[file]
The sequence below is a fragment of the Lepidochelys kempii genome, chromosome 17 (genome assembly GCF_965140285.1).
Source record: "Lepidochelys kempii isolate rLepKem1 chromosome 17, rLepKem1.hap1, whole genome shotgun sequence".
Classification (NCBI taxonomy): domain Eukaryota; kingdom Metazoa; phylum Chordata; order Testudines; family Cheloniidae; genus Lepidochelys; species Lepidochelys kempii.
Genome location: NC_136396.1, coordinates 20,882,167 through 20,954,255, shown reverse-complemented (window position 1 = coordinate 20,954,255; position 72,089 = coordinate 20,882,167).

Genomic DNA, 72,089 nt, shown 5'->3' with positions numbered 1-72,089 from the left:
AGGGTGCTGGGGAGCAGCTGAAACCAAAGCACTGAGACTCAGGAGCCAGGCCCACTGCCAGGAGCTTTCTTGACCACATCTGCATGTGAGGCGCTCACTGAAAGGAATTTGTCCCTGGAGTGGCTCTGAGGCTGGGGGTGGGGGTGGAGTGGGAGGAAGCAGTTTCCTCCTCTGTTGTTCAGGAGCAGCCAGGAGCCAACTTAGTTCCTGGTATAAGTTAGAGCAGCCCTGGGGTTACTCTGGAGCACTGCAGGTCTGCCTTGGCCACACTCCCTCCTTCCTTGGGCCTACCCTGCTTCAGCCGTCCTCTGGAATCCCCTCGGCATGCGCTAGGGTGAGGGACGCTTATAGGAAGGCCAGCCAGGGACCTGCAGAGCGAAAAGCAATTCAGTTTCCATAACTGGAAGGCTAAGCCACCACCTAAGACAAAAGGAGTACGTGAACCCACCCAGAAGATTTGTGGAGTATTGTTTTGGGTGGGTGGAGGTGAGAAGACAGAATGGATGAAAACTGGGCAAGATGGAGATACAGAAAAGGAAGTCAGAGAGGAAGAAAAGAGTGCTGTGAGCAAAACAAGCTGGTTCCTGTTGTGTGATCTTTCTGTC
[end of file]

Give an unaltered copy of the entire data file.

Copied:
The sequence below is a fragment of the Lepidochelys kempii genome, chromosome 17 (genome assembly GCF_965140285.1).
Source record: "Lepidochelys kempii isolate rLepKem1 chromosome 17, rLepKem1.hap1, whole genome shotgun sequence".
Classification (NCBI taxonomy): domain Eukaryota; kingdom Metazoa; phylum Chordata; order Testudines; family Cheloniidae; genus Lepidochelys; species Lepidochelys kempii.
Genome location: NC_136396.1, coordinates 20,882,167 through 20,954,255, shown reverse-complemented (window position 1 = coordinate 20,954,255; position 72,089 = coordinate 20,882,167).

Genomic DNA, 72,089 nt, shown 5'->3' with positions numbered 1-72,089 from the left:
AGGGTGCTGGGGAGCAGCTGAAACCAAAGCACTGAGACTCAGGAGCCAGGCCCACTGCCAGGAGCTTTCTTGACCACATCTGCATGTGAGGCGCTCACTGAAAGGAATTTGTCCCTGGAGTGGCTCTGAGGCTGGGGGTGGGGGTGGAGTGGGAGGAAGCAGTTTCCTCCTCTGTTGTTCAGGAGCAGCCAGGAGCCAACTTAGTTCCTGGTATAAGTTAGAGCAGCCCTGGGGTTACTCTGGAGCACTGCAGGTCTGCCTTGGCCACACTCCCTCCTTCCTTGGGCCTACCCTGCTTCAGCCGTCCTCTGGAATCCCCTCGGCATGCGCTAGGGTGAGGGACGCTTATAGGAAGGCCAGCCAGGGACCTGCAGAGCGAAAAGCAATTCAGTTTCCATAACTGGAAGGCTAAGCCACCACCTAAGACAAAAGGAGTACGTGAACCCACCCAGAAGATTTGTGGAGTATTGTTTTGGGTGGGTGGAGGTGAGAAGACAGAATGGATGAAAACTGGGCAAGATGGAGATACAGAAAAGGAAGTCAGAGAGGAAGAAAAGAGTGCTGTGAGCAAAACAAGCTGGTTCCTGTTGTGTGATCTTTCTGTC